By Michael Kimmel | Life Beyond Therapy
I was hiking with a friend at Torrey Pines and we stopped to take in the view. A fellow hiker stopped near us and a pleasant conversation began. It was going smoothly until this person said how right Trump was to get rid of Obamacare. At that point, my friend lost it. It took everything she had not to explode at our fellow hiker.
Afterwards, I asked her, “Why were you so upset?” She said, “I just can’t talk with the enemy.”
This surprised me. My friend is an experienced psychotherapist with excellent communication skills. But, she couldn’t talk with the “enemy.” How could that be?
This point of view — seeing someone as the “enemy” — is a defense mechanism. In essence, she was saying, “I don’t want to talk to anyone whose opinions are very different from mine so I label them ‘the enemy.’”
How are we ever going to grow wiser and happier if we go around labeling people as the enemy?
How will we ever all learn to get along?
We won’t: We’ll stay polarized and angry. So, what can we do?
Consider these ideas:
- There are no “enemies,” there is only “us.” By turning another person into an enemy, we’re saying, “I’m not like you; I’m better.” Unfortunately, this only affirms our own sense of inferiority. Happy, mature people don’t need to affirm they’re better than anyone else; they are secure enough to be open to listening to other people, regardless of their points of view.
- Jumping right into controversial topics is seldom a good way to converse with someone. When I go back to visit rural Ohio, where I grew up, I look for something in common with every Trump supporter I meet (I am related to many of them). Once we have a good connection going, then we can consider wading into murkier waters.
- Be willing to be wrong; needing to be right is a type of power struggle. If you’re going to have a power struggle with someone, then it isn’t a real conversation, it’s a debate. If that’s what you want, then go into it truthfully and see if you can win. Of course, the winner of today’s power struggle is usually the loser of tomorrow’s. But, it’s up to you.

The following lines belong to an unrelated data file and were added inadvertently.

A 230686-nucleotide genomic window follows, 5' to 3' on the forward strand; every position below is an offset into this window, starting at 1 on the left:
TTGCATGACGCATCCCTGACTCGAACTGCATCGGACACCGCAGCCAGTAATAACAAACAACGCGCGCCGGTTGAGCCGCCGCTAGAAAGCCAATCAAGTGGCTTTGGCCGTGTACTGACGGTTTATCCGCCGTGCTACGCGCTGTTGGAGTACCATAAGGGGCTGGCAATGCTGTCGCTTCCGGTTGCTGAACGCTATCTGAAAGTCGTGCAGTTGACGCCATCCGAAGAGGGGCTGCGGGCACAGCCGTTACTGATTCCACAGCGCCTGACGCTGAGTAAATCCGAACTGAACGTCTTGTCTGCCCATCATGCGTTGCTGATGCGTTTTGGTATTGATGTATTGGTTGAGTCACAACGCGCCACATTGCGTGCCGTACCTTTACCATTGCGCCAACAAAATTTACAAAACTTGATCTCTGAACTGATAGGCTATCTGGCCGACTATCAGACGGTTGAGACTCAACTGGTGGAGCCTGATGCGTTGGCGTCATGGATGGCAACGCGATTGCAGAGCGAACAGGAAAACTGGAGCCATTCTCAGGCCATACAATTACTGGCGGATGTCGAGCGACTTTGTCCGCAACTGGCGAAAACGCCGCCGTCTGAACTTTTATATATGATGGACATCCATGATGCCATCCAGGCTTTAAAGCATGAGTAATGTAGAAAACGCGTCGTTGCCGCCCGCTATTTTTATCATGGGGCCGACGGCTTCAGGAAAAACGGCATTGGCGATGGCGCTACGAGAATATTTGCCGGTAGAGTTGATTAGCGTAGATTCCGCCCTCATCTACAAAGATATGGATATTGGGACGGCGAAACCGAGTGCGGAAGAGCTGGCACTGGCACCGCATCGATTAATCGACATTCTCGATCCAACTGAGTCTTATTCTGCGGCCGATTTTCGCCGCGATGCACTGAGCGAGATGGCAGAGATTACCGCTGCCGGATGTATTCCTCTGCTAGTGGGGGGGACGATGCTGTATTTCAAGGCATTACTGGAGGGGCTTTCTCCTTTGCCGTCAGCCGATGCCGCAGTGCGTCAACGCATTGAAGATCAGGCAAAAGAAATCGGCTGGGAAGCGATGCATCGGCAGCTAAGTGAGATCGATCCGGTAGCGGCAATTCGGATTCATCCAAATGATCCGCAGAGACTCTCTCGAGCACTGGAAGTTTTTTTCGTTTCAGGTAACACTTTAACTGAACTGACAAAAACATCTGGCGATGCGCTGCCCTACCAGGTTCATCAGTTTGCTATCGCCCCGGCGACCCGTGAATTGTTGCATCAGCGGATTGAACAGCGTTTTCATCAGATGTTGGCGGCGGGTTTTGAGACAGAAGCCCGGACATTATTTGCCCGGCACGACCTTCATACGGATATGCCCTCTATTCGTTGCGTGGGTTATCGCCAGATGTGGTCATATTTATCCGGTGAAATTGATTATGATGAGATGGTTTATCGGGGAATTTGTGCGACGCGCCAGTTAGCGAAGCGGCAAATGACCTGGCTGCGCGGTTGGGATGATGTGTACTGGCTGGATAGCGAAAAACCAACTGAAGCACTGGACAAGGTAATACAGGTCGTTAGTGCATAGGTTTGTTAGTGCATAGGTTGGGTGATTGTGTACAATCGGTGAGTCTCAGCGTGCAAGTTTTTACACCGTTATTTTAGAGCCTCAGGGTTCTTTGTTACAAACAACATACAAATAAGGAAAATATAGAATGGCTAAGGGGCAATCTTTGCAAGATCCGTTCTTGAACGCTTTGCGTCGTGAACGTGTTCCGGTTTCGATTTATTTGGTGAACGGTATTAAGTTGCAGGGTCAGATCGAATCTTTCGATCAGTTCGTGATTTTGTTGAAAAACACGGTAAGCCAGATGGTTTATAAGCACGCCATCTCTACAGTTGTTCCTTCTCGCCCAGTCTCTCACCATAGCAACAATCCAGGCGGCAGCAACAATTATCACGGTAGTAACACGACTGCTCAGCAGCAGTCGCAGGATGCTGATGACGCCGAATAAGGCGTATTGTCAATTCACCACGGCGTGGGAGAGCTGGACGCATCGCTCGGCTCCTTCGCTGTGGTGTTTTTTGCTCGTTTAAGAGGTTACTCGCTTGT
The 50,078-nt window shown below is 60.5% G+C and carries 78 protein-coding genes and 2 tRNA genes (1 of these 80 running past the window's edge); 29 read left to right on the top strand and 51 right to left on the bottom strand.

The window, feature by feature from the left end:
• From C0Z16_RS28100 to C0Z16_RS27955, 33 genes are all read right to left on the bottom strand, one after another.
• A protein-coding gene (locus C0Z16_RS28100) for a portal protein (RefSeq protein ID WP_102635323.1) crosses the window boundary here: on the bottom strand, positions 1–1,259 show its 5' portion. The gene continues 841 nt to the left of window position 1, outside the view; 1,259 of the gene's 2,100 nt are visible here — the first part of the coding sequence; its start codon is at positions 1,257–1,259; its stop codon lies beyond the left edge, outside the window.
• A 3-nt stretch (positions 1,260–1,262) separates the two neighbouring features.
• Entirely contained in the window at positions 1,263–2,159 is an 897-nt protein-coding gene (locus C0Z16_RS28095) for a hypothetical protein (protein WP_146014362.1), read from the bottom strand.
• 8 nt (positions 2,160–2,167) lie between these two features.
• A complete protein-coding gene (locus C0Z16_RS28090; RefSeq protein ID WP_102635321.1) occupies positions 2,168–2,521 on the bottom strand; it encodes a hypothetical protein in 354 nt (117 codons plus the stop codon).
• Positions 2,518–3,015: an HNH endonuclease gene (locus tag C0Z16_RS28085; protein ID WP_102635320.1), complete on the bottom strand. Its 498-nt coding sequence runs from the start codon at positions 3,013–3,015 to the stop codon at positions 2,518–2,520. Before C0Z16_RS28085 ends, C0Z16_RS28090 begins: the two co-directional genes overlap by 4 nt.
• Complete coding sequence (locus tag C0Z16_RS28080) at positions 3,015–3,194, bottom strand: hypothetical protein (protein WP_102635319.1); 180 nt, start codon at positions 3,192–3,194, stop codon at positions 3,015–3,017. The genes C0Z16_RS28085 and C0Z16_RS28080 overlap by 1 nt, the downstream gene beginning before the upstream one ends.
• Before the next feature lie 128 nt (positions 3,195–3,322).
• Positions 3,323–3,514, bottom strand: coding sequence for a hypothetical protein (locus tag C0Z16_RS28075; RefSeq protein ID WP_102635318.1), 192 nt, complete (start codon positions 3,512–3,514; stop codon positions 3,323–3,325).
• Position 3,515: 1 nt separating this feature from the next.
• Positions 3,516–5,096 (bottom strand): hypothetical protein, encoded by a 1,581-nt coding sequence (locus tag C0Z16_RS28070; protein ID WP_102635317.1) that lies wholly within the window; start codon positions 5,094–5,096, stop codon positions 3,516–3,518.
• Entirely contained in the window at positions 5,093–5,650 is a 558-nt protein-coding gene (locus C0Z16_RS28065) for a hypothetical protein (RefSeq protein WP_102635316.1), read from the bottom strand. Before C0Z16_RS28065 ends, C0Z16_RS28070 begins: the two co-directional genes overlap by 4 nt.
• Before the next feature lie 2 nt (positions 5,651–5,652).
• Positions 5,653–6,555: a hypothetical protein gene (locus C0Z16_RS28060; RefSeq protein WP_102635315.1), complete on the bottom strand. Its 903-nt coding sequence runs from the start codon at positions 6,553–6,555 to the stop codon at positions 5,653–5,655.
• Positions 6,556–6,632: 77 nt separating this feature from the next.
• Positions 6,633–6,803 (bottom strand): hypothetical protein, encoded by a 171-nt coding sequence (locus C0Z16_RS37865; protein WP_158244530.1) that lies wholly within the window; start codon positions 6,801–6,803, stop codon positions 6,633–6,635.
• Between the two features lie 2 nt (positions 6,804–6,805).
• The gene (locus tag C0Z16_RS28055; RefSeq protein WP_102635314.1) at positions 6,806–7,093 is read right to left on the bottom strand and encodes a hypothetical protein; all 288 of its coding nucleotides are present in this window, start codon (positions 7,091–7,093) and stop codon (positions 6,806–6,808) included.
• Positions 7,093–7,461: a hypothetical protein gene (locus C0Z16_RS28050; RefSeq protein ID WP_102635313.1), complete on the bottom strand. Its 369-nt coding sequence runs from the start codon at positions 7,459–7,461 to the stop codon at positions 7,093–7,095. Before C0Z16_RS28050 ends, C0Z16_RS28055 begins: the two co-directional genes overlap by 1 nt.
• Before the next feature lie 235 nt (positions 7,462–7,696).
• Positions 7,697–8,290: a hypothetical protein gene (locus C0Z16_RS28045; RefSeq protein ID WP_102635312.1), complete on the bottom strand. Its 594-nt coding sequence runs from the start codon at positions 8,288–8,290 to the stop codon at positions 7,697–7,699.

- Set an intention to be open and respectful: This is helpful when talking about difficult stuff with whomever your “enemy” is. And, let’s be honest, despite our best intentions, we all have “enemies” from time to time. You may call them your pain-in-the-ass neighbor, annoying uncle or arrogant co-worker. Notice when you cast people in the role of “enemy.” Try instead to see them as “just like me,” doing their best with the skills and resources they have at any given point in time.
- If you’re verbally attacked, disengage with dignity. Don’t let them drag you down with them. Instead, do as Michelle Obama wisely opined: “When they go low, we go high.” Going high lets you look at yourself in the mirror at the end of the day and say, “I did OK; I stayed classy.”
Who can benefit from this? You needn’t be chatting with a Trump supporter to find this stuff useful, it comes in handy all the time.
Consider these situations:
- My client who is in the midst of a divorce settlement. He and his (very dominant) husband are dividing up the furniture; my client has to negotiate with his soon-to-be ex over who gets to take what when they sell their house.
- My friend who has a very combative and aggressive boss (enough said).
My brother who is living with a family member (no names, please) who is very critical of his every move.
I encourage you to try an experiment: go out of your way to talk with people who are different from you. Instead of seeing these folks as “the enemy” or rolling your eyes when they speak, give them a chance, make eye contact and do your best to keep an open mind. We often learn the most from people who are the radically different from us.
We may feel helpless when we look at how polarized our country has become, but we can do something about it: Start talking with the “enemy” and begin to close the gap.
Why not start today?
— Michael Kimmel is a licensed psychotherapist who specializes in helping LGBT clients achieve their goals and deal with anxiety, depression, grief, sexually addictive behavior, coming out, relationship challenges and homophobia. Contact him at 619-955-3311 or visit lifebeyondtherapy.com.